Alternative to eventual surgery for simple goiters

1Normal TSH,T4 is not a reason not to treat the goiter with T4. The thyroid hormone output of the goiter will be decreased to 30% and the thyroid hormone therapy will fill in the rest. This is because the goiter is inefficient and will always need more TSH to replace the damaged parts with new thyroid cells. The new cells and the old damaged parts result in progressive slow enlargement. An example is the lady with a goiter bigger than her head with normal TSH,T4,T3 and no antibodies. Located in this massive goiter was enough normal thyroid to keep the blood tests normal while progressive enlargement occurred by TSH stimulated new thyroid cell growth. The vast majority of her goiter was non-functional and causing obstructive symptoms not to mention a major cosmetic problem.
2We first make sure there are no suspicious nodules growing already, and that the goiter is not simple but due the Hashimoto’s thyroiditis.A repeat biopsy would also inclue the latest Molecular markers BRAF RET/PTC and RAS etc. The initial evaluation to see if you are a candidate for either PEI or RFA is $2500.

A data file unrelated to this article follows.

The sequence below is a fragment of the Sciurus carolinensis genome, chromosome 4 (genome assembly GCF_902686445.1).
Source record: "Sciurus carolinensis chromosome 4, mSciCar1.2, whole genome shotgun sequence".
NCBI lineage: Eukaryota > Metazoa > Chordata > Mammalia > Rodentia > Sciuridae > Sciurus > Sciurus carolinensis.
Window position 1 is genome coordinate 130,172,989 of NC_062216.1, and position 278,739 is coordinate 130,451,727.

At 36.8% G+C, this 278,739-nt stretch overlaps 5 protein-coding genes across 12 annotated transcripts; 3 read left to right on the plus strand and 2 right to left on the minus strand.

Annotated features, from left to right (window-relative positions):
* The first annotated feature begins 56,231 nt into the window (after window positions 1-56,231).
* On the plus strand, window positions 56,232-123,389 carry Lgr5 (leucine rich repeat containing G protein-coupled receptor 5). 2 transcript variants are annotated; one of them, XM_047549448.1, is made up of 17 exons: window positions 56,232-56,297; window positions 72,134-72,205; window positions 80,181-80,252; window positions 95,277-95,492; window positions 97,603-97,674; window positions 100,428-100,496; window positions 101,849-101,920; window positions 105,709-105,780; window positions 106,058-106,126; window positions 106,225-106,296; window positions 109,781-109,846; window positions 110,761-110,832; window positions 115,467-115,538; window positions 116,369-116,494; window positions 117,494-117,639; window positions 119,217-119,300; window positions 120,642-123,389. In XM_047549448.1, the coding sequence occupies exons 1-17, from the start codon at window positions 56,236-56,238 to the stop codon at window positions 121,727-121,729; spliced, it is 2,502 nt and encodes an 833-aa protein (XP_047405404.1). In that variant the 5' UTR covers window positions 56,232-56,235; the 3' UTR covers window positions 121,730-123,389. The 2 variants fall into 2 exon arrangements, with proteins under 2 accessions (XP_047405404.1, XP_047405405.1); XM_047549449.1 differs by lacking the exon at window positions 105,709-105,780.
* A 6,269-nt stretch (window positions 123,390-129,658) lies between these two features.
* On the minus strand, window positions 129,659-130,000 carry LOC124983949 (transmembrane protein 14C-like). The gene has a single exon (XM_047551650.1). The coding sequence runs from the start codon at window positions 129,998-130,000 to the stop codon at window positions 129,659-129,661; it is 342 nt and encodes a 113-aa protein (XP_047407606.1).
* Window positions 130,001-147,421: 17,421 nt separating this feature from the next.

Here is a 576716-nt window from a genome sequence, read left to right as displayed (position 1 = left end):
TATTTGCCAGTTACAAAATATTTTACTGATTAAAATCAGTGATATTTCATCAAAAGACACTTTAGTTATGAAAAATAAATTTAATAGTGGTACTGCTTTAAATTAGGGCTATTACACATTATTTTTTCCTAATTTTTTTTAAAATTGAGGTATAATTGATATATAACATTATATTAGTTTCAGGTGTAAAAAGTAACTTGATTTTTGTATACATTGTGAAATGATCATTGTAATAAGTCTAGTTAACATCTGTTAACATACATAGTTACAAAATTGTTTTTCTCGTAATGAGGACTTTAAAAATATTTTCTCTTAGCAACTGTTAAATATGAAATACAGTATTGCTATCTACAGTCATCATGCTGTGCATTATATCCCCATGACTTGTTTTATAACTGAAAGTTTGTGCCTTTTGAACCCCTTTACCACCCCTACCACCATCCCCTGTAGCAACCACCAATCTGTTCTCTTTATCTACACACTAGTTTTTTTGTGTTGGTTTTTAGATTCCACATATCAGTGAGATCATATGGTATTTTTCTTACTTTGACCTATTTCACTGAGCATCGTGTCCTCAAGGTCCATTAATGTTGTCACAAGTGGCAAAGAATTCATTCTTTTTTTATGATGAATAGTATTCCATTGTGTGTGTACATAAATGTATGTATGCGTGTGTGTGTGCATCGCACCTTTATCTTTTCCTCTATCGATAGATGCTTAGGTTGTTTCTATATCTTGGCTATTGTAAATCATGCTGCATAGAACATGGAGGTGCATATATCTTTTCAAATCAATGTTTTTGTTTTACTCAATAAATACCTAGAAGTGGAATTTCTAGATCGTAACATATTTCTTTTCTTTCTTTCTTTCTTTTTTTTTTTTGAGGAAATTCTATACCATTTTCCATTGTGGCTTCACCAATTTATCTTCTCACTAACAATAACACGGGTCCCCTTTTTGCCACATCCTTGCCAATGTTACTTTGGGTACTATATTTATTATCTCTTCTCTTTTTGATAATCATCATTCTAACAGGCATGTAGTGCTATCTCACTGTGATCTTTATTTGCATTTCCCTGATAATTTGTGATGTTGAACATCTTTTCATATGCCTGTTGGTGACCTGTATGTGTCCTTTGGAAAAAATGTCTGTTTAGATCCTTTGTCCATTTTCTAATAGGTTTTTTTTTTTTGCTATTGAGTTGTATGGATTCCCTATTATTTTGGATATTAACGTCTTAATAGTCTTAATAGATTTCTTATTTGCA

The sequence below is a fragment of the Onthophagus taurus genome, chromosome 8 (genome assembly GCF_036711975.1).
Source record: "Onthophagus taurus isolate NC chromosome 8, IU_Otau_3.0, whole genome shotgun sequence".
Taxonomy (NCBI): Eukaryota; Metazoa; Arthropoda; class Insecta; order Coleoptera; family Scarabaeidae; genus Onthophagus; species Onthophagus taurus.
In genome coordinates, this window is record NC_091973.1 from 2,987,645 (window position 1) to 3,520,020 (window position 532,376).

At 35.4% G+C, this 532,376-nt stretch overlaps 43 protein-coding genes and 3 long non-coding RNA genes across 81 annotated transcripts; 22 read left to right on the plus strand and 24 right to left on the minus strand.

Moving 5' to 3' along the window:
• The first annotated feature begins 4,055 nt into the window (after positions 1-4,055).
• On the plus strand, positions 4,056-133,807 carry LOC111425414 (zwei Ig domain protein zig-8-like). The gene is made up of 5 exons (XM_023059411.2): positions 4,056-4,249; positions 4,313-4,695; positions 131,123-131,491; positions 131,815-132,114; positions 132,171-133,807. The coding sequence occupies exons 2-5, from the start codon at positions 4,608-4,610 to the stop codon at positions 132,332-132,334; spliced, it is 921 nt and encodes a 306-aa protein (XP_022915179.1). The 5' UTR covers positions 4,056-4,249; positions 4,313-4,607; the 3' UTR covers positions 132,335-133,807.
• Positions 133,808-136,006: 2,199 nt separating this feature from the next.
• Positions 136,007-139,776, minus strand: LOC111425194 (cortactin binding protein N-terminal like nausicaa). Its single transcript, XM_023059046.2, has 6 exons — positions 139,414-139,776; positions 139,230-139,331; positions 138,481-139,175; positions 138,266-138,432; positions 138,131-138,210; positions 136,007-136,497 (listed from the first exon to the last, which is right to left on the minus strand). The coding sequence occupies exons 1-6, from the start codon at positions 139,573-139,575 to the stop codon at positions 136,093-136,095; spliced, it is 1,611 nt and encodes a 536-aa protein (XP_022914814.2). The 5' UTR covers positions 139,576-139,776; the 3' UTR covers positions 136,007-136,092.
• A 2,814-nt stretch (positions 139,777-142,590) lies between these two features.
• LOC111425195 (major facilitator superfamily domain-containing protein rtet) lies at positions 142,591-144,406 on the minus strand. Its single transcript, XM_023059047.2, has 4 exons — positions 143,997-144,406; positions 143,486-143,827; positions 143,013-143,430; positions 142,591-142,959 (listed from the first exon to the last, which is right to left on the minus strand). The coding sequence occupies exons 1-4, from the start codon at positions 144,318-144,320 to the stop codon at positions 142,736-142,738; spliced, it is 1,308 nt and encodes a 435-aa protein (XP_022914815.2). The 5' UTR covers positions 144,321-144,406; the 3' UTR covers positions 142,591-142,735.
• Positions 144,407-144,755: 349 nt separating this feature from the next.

3First I try a 6 month trial of thyroid hormone suppression. A growth marker called thyroglobulin or TG is drawn before therapy and repeated after 6 months. TG is increased by an enlarging goiter. The TG usually decreases by 50% if the goiter is responsive to T4 therapy. I continue T4 in those patients who respond. The ones who do not respond with TG decrease are followed at 6 month intervals watching for the the onset of nodules and cancer by neck exams and endocrine neck ultrasound.
TG was first used to follow thyroid cancer patients, but all thyroid cells make it so it is a cancer marker after thyroidectomy only. Normal thyroid glands and goiters make TG. The larger the goiter the higher the TG.
4Complex Cyst formation can now be treated without surgery. However, your physician may only know about surgery. You need to refuse surgery and seek a thyroidologist to do ethanol ablation therapy PEI for your FNA biopsy benign large cyst. I remove the cyst fluid and replace it with ethanol in a simple outpatient procedure. It saves you the morbidity of a thyroidectomy, hospital stay and recovery for $2,500 vs a $50,000 surgery. Go to Video Endocrinology journal or Vimea or Utube for my video of PEI. The evaluation and therapy for PEI is $5000. One year follow up with neck examinationsTSH and ultrasounds is $1500 for 1,3,6,9 12 month visits.